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seed to flower

The seed-flower life cycle

Humans have many reasons to grow plants. We use them for food, for building materials, for pleasure and for many other purposes. A plant really just has one reason to grow – to reproduce and make more plants like it! A life cycle shows how living things grow, change and reproduce themselves. Many plant life cycles include seeds. This article describes the life cycle of flowering plants.

Flowering plants grow from seeds

Flowering plants produce seeds that are then dispersed from their parent. When a seed comes to rest in an appropriate place with conditions suitable to its germination, it breaks open. The embryo inside the seed starts to grow into a seedling. Roots grow down to anchor the plant in the ground. Roots also take up water and nutrients and store food. A shoot grows skywards and develops into a stem that carries water and nutrients from the roots to the rest of the plant. The stem also supports leaves so they can collect sunlight. Leaves capture sunlight to make energy for the plant through the process of photosynthesis.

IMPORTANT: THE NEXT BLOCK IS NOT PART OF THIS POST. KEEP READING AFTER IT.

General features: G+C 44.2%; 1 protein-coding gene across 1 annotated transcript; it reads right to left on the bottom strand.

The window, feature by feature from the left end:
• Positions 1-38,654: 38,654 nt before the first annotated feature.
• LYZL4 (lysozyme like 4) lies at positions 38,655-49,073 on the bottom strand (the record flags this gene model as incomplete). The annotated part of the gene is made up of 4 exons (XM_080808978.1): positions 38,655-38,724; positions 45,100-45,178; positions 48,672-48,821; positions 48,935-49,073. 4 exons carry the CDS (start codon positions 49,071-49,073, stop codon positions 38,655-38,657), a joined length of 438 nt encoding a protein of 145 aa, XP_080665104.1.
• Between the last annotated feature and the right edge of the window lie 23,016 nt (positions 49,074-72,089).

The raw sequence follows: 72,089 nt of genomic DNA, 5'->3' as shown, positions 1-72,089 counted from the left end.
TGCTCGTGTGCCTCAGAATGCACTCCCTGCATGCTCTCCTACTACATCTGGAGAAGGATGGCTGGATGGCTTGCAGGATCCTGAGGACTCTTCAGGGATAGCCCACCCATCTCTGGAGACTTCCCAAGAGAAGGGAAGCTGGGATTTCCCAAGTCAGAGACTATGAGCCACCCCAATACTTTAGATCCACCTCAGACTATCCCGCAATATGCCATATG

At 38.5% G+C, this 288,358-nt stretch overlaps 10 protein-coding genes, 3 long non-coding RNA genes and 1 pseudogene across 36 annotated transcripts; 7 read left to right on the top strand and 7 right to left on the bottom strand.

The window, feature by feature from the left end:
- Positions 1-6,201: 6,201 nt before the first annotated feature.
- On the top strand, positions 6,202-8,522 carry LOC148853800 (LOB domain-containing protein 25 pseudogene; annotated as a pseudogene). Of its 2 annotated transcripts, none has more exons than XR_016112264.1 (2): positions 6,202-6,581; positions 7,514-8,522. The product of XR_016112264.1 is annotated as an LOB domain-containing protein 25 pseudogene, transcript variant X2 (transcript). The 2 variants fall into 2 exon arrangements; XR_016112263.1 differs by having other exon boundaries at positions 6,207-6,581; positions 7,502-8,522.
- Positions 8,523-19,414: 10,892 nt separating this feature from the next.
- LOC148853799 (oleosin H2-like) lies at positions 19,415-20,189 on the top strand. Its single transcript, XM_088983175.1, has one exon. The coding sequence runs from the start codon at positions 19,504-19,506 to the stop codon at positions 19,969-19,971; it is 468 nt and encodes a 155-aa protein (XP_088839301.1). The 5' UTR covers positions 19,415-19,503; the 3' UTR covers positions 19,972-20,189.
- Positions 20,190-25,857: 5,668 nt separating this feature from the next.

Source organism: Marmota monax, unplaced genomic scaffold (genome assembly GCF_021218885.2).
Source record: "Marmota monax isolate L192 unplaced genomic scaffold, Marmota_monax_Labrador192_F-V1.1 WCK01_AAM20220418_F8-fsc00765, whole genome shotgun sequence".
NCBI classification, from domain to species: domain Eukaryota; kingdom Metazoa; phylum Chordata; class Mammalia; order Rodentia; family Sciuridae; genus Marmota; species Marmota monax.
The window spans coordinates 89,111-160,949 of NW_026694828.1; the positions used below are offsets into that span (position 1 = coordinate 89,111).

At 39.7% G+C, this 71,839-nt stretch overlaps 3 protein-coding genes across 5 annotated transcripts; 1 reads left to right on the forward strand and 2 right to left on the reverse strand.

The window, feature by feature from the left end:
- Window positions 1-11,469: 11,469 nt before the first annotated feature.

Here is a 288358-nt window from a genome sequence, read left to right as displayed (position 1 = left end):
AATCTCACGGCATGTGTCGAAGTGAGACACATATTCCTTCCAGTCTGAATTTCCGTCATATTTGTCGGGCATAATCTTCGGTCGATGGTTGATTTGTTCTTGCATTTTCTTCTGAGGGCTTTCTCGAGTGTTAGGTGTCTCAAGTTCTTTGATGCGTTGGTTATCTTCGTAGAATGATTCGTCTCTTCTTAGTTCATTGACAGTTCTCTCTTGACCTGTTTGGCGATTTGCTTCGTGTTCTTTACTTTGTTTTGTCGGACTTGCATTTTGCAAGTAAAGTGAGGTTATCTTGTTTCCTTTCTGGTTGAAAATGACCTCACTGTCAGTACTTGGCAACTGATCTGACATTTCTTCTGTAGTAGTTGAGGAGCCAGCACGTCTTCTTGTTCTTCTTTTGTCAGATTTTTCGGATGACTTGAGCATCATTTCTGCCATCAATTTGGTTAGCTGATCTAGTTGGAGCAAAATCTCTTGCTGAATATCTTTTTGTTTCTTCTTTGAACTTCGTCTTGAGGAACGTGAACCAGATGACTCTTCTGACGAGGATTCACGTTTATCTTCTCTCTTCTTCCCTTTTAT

Adult plants produce flowers

When the seedling matures into an adult plant and is ready to reproduce, it develops flowers. Flowers are special structures involved in sexual reproduction, which involves both pollination and fertilisation,

Pollination

Pollination is the process by which pollen is carried (by wind or animals such as insects or birds) from the male part of a flower (the anther) to the female part (the stigma) of another or the same flower. The pollen then moves from the stigma to the female ovules.

Fertilisation

Pollen has male gametes containing half the normal chromosomes for that plant. After pollination, these gametes move to the ovule, where they combine with female gametes, which also contain half the quota of chromosomes. This process is called fertilisation. After fertilisation, the combined cell grows into an embryo inside a seed. The embryo is a tiny plant that has root, stem and leaf parts ready to grow into a new plant when conditions are right.